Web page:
Like José Mourinho’s sides, which, he once boasted, won “without the ball”, the Conservatives won without members. In Cumbria the party had no ground campaign and two paper candidates. But letters written by the Defence Secretary, Michael Fallon, were posted to every household where someone was employed making Trident submarines, warning that their jobs would be under threat under a Labour government. This helped the Tories come close to taking out both Labour MPs, John Woodcock in Barrow and Furness and Jamie Reed in Copeland. It was no small feat: Labour has held Barrow since 1992 and has won Copeland at every election it has fought.

The Tories have become the zombies of British politics: still moving though dead from the neck down. And not only moving, but thriving. One Labour MP in Brighton spotted a baby in a red Babygro and said to me: “There’s our next [Labour] prime minister.” His Conservative counterparts also believe that their rivals are out of power for at least a decade.

Yet there are more threats to the zombie Tories than commonly believed. The European referendum will cause endless trouble for their whips over the coming years. And for all there’s a spring in the Conservative step at the moment, the party has a majority of only 12 in the Commons. Parliamentary defeats could easily become commonplace. But now that Labour has elected Jeremy Corbyn – either a more consensual or a more chaotic leader than his predecessors, depending on your perspective – division within parties will become a feature, rather than a quirk, at Westminster. There will be “splits” aplenty on both sides of the House.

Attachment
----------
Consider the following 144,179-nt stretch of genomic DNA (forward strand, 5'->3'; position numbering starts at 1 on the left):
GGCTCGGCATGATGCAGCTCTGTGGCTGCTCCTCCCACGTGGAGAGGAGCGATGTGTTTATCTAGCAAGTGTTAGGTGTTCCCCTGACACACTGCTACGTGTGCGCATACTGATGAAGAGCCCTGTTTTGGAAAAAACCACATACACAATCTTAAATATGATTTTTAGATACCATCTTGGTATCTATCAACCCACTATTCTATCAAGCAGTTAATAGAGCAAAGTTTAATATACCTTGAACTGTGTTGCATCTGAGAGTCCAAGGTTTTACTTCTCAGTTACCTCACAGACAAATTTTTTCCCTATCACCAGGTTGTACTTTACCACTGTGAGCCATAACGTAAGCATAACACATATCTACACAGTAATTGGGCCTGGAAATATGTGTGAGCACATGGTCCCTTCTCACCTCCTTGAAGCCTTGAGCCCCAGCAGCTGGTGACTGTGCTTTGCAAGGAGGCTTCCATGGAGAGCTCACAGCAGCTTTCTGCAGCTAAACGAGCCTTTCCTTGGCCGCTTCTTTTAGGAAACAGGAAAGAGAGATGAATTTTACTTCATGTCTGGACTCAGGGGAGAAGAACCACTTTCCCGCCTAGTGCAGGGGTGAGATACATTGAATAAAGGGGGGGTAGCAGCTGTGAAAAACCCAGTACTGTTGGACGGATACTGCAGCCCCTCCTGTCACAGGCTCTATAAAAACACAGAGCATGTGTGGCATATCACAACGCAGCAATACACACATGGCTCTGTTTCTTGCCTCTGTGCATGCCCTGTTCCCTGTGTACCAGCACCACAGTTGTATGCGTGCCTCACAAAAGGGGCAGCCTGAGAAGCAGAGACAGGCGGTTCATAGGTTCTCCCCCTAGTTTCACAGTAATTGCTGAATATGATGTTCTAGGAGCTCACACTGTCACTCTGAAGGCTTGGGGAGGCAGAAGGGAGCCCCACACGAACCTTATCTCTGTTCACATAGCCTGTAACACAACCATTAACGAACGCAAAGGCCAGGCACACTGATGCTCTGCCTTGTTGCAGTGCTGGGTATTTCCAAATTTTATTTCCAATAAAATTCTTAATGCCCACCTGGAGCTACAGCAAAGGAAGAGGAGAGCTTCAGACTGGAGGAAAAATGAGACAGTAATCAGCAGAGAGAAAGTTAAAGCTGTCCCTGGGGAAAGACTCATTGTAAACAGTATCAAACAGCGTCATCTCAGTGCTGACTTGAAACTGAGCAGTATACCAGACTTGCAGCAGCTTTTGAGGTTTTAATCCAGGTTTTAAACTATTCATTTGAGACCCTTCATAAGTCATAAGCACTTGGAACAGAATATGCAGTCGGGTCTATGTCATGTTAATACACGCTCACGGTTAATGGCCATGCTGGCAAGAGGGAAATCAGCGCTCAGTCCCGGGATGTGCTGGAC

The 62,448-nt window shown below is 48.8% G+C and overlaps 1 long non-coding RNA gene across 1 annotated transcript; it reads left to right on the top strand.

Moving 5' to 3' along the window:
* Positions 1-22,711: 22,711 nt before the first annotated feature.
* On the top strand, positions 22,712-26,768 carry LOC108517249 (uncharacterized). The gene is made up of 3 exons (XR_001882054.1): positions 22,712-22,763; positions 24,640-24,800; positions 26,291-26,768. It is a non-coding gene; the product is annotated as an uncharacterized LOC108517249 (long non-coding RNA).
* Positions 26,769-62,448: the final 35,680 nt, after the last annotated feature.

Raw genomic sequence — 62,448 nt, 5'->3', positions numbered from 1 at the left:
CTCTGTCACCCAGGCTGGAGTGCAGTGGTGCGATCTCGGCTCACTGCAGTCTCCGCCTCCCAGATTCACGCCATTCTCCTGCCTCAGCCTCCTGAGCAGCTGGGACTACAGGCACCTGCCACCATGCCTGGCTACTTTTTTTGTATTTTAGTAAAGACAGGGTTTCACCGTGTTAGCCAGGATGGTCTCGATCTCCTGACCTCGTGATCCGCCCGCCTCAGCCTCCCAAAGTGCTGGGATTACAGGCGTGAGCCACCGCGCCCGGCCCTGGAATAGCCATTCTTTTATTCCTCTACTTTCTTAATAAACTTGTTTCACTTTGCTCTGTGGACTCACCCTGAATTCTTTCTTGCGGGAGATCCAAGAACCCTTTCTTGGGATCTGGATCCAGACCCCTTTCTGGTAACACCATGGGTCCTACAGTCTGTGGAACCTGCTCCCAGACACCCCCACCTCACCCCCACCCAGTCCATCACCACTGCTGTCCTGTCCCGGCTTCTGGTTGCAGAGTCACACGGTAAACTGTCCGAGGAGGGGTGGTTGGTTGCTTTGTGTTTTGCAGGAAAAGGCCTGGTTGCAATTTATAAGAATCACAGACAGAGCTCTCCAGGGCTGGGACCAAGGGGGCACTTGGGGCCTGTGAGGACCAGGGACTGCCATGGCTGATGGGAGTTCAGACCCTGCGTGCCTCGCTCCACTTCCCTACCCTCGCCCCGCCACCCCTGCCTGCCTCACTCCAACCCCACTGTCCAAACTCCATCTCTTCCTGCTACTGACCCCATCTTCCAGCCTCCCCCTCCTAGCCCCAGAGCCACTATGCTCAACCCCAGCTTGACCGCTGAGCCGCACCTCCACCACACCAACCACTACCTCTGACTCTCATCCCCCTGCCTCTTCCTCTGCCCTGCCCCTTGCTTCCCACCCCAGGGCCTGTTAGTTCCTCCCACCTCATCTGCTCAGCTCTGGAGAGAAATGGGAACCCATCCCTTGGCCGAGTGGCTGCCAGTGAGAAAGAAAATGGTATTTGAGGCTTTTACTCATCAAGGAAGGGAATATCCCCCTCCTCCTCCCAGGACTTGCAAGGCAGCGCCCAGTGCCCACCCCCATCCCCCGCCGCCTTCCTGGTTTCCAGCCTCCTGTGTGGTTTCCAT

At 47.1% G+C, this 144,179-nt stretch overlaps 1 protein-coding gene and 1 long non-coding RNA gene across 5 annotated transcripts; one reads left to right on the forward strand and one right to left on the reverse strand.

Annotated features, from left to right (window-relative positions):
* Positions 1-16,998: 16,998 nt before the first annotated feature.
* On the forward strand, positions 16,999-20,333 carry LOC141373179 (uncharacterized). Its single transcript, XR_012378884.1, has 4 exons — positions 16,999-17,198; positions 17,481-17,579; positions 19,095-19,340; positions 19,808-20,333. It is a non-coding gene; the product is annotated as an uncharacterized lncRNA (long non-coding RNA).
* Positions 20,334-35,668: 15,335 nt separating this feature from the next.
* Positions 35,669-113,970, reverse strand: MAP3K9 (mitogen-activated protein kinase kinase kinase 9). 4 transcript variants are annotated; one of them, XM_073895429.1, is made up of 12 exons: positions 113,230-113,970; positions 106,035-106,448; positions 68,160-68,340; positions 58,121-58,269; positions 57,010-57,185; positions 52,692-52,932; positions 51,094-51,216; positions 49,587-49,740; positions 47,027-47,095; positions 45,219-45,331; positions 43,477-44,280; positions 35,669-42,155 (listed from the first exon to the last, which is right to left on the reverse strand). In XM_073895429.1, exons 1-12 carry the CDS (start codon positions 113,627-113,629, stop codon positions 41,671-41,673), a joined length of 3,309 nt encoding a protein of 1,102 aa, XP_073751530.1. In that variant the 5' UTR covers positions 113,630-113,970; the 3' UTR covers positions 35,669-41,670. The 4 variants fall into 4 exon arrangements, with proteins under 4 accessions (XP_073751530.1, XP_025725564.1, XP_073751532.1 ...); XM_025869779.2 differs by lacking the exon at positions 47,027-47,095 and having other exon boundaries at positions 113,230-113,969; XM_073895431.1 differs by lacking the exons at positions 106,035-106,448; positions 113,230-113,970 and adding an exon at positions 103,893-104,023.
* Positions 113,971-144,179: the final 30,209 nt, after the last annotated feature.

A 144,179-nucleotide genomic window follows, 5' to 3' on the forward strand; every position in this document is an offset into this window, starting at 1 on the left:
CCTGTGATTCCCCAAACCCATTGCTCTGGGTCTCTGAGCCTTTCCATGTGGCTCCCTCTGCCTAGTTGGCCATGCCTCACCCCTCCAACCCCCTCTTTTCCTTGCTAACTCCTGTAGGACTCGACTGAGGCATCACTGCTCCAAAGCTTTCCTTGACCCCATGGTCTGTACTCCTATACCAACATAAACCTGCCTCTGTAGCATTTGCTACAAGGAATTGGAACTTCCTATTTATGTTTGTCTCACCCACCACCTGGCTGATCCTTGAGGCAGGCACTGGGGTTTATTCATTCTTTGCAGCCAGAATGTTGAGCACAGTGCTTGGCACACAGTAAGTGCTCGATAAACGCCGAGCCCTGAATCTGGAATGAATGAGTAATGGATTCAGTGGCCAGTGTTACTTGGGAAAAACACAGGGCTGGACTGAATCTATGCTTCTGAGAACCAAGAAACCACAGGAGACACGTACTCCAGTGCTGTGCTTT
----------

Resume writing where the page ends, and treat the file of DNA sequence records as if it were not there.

The bigger threat to Tory hegemony is the spending cuts to come, and the still vulnerable state of the British economy. In the last parliament, George Osborne’s cuts fell predominantly on the poorest and those working in the public sector. They were accompanied by an extravagant outlay to affluent retirees. As my colleague Helen Lewis wrote last week, over the next five years, cuts will fall on the sharp-elbowed middle classes, not just the vulnerable. Reductions in tax credits, so popular among voters in the abstract, may prove just as toxic as the poll tax and the abolition of the 10p bottom income-tax rate – both of which were popular until they were actually implemented.